This dry-land fish swims to the music of connected, hand-held MP3 or iPod players and has a built-in speaker for operation without a headset. In addition, the unit has multicolored flashing lights and produces sound effects. Even without connecting the I-FISH, its face and tail light up and it wiggles to the beat of music when it is placed in front of a speaker. Depending on the song, the unit displays one of four music-based personalities — for example, country music soothes it. Touching the top of its head triggers a “fish song.” Analog circuitry provides the amplification for the speaker and for powering the array of LED lights.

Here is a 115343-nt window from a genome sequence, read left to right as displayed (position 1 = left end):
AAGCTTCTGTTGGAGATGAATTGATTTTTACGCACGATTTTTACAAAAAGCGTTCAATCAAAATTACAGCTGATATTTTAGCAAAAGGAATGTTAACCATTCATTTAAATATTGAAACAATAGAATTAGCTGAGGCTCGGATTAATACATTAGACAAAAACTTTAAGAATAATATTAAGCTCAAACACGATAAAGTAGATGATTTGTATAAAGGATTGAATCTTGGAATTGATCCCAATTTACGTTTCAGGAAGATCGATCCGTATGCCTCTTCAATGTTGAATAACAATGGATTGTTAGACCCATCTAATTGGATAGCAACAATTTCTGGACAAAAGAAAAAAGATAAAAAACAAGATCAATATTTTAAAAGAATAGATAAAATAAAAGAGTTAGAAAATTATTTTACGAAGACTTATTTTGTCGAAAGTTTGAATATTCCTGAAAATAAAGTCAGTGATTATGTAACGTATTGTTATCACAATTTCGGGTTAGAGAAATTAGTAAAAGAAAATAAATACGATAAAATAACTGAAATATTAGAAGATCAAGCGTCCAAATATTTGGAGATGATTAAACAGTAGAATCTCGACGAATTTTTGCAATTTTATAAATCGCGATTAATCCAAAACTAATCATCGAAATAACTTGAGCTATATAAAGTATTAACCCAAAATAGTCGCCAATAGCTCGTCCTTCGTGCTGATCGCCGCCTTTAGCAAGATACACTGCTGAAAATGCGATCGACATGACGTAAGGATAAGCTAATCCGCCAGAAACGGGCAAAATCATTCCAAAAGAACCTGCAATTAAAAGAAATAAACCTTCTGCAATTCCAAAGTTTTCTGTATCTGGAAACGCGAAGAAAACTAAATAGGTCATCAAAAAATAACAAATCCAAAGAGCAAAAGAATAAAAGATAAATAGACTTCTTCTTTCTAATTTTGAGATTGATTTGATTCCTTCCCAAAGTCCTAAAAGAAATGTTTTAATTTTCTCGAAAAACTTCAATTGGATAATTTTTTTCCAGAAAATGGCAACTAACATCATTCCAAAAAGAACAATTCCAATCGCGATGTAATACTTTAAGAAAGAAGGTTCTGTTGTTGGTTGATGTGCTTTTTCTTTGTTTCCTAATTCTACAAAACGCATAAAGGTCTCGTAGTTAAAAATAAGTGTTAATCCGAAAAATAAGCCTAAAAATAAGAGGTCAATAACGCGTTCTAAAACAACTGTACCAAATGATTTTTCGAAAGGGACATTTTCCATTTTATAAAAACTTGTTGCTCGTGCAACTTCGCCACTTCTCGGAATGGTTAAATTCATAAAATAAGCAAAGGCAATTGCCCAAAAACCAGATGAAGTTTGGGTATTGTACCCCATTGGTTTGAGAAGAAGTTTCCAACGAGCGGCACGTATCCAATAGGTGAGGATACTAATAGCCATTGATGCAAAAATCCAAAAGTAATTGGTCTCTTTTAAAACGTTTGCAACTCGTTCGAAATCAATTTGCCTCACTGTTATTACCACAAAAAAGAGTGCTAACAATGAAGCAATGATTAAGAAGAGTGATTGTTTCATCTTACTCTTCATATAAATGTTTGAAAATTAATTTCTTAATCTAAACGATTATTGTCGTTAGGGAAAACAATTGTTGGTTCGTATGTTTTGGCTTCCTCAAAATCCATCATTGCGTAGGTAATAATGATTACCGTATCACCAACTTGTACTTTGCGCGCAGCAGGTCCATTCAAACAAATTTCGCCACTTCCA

One way to keep a Formula One racing team moving at breakneck speed in the pit and at the test facility is to bring CAD drawings of the racing vehicle’s parts down to the test facility and even out to the track.
Most of us would just as soon step on a cockroach rather than study it, but that’s just what researchers at UC Berkeley did in the pursuit of building small, nimble robots suitable for disaster-recovery and search-and-rescue missions.
Design engineers need to prepare for a future in which their electronic products will use not just one or two, but possibly many user interfaces that involve touch, vision, gestures, and even eye movements.
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